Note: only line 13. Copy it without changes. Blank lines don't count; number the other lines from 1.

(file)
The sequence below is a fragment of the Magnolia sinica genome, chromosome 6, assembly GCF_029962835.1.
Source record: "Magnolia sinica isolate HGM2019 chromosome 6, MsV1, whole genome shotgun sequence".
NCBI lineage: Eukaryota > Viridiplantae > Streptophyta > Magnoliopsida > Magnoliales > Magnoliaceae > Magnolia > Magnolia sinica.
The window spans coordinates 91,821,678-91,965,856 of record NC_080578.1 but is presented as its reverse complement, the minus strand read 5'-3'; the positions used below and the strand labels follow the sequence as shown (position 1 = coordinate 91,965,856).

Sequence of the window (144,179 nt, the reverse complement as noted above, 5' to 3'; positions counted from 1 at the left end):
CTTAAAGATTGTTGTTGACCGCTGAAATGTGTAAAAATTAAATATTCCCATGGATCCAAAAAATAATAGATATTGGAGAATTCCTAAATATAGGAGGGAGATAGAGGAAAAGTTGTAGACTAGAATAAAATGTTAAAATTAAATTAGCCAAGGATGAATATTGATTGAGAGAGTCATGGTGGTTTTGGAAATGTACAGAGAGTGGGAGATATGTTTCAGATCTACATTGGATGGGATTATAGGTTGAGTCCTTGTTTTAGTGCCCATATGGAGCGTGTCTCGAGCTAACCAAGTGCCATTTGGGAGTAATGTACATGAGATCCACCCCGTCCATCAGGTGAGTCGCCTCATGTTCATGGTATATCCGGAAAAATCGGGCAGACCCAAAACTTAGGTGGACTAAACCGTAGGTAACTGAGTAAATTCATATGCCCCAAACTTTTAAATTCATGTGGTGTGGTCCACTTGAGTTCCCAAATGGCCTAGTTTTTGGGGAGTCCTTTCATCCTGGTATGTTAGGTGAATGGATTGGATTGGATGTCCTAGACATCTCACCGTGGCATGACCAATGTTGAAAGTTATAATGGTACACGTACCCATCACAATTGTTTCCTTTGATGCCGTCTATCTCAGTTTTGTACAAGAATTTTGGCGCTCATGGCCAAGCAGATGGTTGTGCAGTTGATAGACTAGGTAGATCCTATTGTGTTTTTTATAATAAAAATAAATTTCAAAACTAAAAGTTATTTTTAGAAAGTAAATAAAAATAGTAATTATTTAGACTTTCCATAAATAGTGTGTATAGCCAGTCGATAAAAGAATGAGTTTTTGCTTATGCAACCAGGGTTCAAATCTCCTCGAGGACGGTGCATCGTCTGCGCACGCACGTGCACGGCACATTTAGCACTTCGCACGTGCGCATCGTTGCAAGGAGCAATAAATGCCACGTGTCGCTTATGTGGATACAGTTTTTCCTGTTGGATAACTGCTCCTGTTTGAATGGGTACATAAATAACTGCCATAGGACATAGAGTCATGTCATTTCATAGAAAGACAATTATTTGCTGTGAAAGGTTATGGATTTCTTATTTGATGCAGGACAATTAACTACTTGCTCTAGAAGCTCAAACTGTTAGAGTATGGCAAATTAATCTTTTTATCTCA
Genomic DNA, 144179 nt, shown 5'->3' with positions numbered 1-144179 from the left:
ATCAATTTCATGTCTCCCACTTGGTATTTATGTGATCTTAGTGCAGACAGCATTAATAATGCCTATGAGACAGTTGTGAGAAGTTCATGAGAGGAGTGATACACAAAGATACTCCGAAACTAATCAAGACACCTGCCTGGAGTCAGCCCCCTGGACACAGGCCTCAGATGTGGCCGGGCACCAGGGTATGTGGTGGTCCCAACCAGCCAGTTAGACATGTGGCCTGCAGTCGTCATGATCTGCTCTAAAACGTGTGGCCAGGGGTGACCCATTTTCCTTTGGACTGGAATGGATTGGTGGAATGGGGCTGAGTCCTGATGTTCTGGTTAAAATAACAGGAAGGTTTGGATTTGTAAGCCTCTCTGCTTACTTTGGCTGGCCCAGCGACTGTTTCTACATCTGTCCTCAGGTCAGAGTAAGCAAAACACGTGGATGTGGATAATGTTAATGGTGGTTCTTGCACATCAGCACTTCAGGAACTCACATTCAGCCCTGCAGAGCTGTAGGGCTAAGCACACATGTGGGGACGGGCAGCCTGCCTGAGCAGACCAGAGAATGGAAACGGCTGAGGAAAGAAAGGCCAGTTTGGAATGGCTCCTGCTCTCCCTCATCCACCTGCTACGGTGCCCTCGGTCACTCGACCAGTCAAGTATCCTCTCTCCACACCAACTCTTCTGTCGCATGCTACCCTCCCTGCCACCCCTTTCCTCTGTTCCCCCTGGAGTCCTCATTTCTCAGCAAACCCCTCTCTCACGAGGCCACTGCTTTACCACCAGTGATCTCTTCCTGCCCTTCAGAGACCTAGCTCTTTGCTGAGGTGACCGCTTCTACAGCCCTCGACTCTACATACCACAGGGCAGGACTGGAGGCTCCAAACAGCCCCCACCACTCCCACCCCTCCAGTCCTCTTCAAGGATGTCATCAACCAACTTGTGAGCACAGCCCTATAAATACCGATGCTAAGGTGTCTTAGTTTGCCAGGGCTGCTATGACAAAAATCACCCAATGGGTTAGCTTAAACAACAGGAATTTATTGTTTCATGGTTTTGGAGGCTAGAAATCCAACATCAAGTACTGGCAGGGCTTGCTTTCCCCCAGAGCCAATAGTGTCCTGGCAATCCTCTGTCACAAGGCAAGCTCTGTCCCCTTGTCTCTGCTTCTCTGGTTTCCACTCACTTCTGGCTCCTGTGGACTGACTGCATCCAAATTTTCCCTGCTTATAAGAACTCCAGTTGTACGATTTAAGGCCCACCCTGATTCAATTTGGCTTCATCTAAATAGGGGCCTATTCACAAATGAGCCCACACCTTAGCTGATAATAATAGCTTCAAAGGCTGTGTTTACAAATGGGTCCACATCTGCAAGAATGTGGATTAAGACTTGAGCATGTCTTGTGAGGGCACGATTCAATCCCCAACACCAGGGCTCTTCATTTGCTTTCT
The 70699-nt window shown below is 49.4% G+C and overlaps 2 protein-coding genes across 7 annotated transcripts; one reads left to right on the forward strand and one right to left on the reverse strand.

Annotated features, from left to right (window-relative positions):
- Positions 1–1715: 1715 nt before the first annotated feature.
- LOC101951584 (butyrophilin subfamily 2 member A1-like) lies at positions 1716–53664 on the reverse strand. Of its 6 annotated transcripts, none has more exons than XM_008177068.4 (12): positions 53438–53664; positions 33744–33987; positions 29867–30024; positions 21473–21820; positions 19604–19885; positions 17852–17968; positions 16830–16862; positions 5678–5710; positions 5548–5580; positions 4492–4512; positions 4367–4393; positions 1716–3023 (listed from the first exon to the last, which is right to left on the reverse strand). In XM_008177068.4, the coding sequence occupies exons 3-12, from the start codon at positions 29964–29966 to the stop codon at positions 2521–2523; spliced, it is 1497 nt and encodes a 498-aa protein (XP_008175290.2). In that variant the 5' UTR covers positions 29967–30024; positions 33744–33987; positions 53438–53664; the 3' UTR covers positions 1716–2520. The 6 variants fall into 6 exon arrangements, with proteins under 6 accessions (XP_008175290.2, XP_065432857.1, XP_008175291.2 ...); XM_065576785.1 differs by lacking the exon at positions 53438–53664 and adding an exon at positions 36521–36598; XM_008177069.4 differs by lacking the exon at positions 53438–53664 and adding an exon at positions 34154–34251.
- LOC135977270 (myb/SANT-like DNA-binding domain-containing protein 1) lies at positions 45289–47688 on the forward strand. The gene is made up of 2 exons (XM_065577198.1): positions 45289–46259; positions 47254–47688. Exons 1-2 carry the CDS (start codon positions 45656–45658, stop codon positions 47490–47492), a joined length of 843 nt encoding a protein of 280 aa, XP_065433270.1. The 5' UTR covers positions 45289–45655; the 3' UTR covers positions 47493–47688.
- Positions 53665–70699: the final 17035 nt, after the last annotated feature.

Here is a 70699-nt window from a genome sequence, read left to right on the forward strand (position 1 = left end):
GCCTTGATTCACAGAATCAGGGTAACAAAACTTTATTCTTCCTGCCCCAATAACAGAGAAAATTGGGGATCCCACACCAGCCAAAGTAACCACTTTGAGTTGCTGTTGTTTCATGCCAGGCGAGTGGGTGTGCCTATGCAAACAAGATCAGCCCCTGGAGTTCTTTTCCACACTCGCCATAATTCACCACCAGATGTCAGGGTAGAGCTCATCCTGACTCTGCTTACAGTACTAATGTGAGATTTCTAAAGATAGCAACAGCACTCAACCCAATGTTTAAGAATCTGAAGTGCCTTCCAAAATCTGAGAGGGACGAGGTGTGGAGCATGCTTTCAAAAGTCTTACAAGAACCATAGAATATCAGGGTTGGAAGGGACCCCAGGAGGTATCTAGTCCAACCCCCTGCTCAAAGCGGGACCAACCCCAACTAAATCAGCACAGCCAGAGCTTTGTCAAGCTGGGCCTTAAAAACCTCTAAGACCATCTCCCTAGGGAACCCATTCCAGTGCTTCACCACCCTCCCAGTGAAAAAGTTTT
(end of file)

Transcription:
- LOC135977270 (myb/SANT-like DNA-binding domain-containing protein 1) lies at positions 45289–47688 on the forward strand. The gene is made up of 2 exons (XM_065577198.1): positions 45289–46259; positions 47254–47688. Exons 1-2 carry the CDS (start codon positions 45656–45658, stop codon positions 47490–47492), a joined length of 843 nt encoding a protein of 280 aa, XP_065433270.1. The 5' UTR covers positions 45289–45655; the 3' UTR covers positions 47493–47688.